How Would You Like to Die?

17 November 2009. Memorial of St. Elizabeth of Hungary
2 Mc 6, 18-31; Psalm 3; Luke 19, 1-10


We have two men of advanced age in the readings today. Eleazar was a priest who chose to die a martyr’s death. He accepted death joyfully and voluntarily, rather than violating God’s will, even if it was trivial. He was being forced to eat pork, which he refused. Trying to save him from a brutal death, an old friend of his persuaded him to pretend eating the king’s prescribed meat by having, instead, Eleazar’s choice of a legitimate one. However, “Eleazar made up his mind in a noble manner, worthy of his years, the dignity of his advanced age, the merited distinction of his gray hair, and of the admirable life he had lived from childhood; and so he declared that above all, he would be loyal to the holy laws given by God.” (v. 23) To him, it was unbecoming of an old man to show such a pretense. So Eleazar kept his integrity and hoped that he would be a good example to the young.

Zacchaeus, on the other hand, had his reputation damaged in the sense that as the district supervisor of tax collectors, he was viewed by the Jewish religious leaders as the chief of sinners. Tax collectors were dishonest. But Zacchaeus had with him a saving grace. Despite his wealth and stature, he was not ashamed to climb the sycamore tree, to publicly declare his sin, and to announce his repentance. There was in him some genuineness that eventually led him to open his heart to the Word of God. We can say that his spontaneity and impetuousness provided a rich soil for the seed of God’s word to grow. This old man regained his reputation and his integrity. Age does not matter: God accepts a renewal of heart anytime, any day. Zacchaeus was able to find his way back to the flock; of course, with the Shepherd finding him first.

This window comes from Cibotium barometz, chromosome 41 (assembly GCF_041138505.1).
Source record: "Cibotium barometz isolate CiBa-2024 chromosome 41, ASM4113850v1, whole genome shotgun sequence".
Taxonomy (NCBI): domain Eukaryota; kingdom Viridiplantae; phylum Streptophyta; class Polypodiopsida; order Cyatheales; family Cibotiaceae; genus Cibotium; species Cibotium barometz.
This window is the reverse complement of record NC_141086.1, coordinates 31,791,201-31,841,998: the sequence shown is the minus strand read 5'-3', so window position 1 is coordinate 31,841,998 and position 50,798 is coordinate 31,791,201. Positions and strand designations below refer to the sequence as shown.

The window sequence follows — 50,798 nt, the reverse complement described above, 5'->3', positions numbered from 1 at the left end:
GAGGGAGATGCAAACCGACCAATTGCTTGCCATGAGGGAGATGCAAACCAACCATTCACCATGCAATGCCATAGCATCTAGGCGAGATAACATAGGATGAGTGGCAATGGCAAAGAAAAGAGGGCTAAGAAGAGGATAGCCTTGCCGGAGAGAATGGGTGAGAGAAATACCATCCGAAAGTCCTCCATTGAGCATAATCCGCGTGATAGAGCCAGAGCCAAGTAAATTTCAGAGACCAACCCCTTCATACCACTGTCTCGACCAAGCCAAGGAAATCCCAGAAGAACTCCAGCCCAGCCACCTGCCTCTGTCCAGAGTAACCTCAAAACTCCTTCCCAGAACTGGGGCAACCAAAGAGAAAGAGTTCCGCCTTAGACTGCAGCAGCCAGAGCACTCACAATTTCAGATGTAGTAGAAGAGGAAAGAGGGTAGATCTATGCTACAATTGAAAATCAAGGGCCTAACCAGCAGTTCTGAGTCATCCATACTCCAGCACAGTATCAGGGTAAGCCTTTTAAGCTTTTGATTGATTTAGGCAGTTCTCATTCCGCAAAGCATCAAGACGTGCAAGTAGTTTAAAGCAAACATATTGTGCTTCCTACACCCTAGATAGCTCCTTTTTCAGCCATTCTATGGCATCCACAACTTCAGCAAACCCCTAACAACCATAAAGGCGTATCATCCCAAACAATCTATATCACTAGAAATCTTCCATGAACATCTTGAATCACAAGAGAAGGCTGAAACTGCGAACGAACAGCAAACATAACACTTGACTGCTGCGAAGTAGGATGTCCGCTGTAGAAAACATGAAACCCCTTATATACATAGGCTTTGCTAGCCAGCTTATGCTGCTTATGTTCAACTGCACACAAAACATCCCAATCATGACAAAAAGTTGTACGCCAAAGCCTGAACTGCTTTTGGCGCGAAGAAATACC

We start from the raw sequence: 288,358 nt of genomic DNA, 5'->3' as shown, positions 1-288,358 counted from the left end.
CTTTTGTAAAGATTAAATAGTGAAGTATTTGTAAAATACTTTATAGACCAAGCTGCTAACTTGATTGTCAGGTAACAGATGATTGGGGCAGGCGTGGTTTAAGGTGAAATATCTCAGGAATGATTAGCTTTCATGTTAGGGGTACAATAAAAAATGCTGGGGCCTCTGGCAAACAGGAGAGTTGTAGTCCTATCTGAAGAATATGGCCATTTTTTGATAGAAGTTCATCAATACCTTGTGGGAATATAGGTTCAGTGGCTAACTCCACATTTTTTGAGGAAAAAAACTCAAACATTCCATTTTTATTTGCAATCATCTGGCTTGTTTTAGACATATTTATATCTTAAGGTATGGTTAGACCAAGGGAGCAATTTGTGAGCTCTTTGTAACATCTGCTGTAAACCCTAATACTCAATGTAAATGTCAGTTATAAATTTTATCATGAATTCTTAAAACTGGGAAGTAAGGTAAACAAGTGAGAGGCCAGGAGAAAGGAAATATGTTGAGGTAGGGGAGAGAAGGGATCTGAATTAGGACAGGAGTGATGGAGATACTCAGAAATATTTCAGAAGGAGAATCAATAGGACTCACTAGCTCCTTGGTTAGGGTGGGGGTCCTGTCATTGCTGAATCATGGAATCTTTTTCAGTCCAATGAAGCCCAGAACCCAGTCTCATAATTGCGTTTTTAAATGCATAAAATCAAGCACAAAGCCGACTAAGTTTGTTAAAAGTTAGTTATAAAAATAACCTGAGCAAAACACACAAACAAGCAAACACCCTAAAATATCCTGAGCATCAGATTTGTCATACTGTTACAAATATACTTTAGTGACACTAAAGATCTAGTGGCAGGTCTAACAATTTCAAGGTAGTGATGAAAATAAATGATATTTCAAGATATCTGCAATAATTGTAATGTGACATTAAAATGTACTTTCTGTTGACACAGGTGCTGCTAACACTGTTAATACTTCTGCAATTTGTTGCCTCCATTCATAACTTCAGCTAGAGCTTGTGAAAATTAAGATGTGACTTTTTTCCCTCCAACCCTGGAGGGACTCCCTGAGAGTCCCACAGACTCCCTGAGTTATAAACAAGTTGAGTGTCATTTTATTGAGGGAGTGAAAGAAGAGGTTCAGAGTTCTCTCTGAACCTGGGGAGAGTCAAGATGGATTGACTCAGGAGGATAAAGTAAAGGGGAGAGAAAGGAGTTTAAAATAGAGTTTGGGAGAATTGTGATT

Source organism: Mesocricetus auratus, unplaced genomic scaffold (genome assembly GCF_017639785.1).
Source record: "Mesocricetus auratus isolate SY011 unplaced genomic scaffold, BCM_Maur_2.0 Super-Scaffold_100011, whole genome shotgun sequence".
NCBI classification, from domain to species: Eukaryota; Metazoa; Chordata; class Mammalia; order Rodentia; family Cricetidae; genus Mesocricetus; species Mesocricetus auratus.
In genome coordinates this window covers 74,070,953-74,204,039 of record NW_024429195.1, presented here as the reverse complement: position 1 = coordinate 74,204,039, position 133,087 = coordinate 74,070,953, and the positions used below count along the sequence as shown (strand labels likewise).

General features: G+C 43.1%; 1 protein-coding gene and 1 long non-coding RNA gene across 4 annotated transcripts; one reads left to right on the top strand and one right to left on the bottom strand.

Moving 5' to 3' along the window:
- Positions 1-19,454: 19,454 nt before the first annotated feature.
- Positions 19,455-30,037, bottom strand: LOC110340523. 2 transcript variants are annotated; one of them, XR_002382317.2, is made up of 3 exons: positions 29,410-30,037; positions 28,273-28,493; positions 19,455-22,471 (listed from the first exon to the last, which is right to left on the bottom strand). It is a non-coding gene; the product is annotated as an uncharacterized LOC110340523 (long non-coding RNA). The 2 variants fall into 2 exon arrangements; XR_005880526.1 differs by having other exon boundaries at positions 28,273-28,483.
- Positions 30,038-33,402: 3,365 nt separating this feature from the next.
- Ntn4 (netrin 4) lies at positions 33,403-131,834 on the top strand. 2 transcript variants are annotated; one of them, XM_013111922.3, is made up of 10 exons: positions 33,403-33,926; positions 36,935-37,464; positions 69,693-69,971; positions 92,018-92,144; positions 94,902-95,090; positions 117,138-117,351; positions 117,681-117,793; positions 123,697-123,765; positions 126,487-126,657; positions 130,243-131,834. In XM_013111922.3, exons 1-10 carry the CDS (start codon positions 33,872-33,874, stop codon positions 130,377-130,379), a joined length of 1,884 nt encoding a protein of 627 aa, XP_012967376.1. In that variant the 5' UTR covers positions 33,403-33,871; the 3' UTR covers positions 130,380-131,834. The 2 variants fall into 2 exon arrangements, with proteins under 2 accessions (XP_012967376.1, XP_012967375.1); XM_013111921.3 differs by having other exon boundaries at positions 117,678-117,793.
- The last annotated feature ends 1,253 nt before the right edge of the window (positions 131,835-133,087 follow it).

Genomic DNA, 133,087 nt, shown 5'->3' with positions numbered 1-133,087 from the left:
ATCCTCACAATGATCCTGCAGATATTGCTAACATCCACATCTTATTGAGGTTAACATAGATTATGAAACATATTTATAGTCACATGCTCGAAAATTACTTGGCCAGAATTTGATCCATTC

At the end of our lives, we are to die with grace and ‘gracefully’ like Eleazar and Zacchaeus. In the movie 2012, a scene there strikes the central message of the readings. A ship was built to save those who were privileged to repopulate the world including world leaders. When the ship was about to be launched, people were shut out of its doors (think Noah’s ark and the people who would eventually drowned). But then, Adrian Helmsley (Chiwetel Ejiofor) cannot in conscience allow the people to die, so he talked to the Heads of State to open the gates. He said, “What will you tell your children, and what will your children tell their children?”

Adrian’s question is beneficial for all of us --- young and old. It is good to consider it at the end of the liturgical year. What would we like people to remember us by? We are to set a good example to the young by keeping our integrity and nobility like Eleazar. Will people say that we have lived worthy of our years, in the dignity of our advanced years?

And if we think that reconciliation with someone or with Someone has been long delayed, then we can take the inspiration from Zacchaeus: there is no latecomer in the Kingdom of God.

2 comments:

Patrick said...

I'm not ashamed to admit, that one scene you mentioned almost got me into tears. Probably the only conversational scene in the movie which I liked.

Jessel Gerard said...

Yes, the good thing about it is that one's character like every hero's moment is shown in one fleeting decision that would change the course of history. The succeeding scenes are about someone giving and risking one's life for another, like the boxer for his children, or the affirmation of love like the fathers who called their children, and the inclusion of hope as in Cape of Good Hope. Now the once God-forsaken Africa becomes the land of Promise; like the "saviors" of the movie, Adrian and the President's daughter are black. While the America becomes the cold South pole.